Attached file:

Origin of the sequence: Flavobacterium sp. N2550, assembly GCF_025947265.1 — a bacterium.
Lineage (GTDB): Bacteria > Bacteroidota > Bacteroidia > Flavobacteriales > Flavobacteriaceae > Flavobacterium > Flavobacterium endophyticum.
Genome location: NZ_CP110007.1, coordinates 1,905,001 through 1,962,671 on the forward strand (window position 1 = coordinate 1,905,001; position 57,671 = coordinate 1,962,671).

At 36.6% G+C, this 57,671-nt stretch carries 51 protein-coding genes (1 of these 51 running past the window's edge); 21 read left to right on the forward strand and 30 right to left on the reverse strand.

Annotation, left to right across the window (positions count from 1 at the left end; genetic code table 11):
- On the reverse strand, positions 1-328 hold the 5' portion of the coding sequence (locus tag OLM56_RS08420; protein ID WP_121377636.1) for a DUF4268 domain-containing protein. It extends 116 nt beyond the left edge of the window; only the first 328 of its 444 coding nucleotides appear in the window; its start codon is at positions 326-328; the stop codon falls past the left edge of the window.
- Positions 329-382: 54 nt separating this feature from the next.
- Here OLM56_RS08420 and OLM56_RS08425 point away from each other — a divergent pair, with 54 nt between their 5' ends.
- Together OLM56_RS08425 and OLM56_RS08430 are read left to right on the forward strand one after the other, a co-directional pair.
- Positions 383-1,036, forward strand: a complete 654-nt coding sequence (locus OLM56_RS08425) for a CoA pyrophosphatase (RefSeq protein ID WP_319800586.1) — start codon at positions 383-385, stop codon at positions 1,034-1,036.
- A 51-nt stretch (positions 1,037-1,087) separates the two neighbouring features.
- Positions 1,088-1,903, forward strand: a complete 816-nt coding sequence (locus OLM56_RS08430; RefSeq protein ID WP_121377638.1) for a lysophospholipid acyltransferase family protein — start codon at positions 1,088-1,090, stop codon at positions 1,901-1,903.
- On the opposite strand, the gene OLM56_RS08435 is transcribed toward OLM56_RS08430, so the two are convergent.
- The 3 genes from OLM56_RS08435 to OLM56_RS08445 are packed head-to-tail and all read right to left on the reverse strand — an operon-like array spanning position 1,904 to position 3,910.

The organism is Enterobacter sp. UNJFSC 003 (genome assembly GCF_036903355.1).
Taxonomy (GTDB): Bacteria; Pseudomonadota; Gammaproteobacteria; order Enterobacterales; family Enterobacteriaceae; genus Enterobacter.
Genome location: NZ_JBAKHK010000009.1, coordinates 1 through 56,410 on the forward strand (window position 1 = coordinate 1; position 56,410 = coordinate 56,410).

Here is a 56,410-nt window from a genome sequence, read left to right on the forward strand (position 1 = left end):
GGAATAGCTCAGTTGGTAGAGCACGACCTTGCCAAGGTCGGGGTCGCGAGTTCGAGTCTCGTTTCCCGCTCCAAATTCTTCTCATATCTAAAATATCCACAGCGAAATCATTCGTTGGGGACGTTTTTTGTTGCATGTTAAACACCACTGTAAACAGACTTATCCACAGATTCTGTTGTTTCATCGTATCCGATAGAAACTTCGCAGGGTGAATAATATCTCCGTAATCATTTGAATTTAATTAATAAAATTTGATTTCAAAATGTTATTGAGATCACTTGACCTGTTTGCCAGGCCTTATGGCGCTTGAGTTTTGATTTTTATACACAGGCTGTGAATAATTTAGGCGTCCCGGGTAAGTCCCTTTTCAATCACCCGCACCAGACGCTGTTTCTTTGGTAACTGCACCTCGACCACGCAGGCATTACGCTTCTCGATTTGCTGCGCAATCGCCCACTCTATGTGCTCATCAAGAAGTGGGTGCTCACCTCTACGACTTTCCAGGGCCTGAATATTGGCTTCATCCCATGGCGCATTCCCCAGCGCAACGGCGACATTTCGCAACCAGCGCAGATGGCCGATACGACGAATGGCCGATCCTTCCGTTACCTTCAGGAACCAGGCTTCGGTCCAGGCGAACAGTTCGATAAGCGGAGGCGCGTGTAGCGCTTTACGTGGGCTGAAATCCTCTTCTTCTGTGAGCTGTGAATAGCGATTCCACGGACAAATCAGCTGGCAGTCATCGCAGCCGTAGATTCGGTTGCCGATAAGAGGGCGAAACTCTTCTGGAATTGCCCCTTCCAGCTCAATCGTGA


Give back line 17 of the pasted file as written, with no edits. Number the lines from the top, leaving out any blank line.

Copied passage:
Genome location: NZ_JBAKHK010000009.1, coordinates 1 through 56,410 on the forward strand (window position 1 = coordinate 1; position 56,410 = coordinate 56,410).